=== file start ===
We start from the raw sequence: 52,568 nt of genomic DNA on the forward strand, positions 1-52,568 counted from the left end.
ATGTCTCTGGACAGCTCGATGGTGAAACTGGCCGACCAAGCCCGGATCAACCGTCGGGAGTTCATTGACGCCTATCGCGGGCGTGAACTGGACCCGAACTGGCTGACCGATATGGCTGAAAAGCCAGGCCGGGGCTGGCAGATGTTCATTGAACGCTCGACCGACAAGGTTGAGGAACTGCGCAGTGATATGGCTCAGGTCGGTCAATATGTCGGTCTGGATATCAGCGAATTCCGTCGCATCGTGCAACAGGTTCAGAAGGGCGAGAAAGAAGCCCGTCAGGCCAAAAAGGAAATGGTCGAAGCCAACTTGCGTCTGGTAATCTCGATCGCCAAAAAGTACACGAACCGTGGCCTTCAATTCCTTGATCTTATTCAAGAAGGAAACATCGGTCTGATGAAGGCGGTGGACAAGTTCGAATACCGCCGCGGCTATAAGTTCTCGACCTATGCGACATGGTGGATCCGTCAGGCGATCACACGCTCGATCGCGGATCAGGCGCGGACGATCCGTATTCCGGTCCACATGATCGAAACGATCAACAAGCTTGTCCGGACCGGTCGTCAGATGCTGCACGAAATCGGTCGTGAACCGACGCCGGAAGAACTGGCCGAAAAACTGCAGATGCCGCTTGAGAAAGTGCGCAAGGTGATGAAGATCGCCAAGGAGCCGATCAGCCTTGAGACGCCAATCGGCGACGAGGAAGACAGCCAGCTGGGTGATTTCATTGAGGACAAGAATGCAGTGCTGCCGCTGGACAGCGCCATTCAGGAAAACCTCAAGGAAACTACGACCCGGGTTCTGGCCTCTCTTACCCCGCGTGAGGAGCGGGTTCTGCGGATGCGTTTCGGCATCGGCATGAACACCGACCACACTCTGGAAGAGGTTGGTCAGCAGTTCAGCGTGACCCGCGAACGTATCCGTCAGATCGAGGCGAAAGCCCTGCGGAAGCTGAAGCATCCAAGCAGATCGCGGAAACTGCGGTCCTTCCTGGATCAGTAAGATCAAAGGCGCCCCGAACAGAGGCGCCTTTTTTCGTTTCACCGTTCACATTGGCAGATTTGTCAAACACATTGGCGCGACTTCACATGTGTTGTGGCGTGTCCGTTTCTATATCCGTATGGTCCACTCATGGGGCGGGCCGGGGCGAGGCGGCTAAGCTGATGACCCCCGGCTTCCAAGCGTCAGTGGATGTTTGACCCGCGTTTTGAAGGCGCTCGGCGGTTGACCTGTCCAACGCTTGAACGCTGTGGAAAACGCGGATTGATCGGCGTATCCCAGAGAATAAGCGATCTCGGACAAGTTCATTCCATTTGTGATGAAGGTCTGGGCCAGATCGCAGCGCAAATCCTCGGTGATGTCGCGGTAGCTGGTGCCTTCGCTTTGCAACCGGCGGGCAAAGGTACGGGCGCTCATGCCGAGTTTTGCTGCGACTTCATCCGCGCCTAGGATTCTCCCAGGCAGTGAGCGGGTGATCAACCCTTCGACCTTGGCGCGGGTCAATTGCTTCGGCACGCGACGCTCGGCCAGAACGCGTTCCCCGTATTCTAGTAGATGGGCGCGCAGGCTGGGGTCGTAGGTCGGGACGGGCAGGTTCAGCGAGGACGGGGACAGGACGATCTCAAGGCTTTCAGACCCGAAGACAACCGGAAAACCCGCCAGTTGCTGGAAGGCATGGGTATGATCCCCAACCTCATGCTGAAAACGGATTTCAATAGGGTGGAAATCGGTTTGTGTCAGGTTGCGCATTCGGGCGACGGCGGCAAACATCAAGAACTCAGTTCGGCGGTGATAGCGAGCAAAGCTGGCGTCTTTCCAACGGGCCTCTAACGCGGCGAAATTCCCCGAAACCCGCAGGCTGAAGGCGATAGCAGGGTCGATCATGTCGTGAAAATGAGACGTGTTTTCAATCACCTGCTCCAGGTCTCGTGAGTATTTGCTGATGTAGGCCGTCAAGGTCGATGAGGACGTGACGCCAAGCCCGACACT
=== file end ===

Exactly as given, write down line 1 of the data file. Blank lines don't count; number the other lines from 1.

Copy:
We start from the raw sequence: 52,568 nt of genomic DNA on the forward strand, positions 1-52,568 counted from the left end.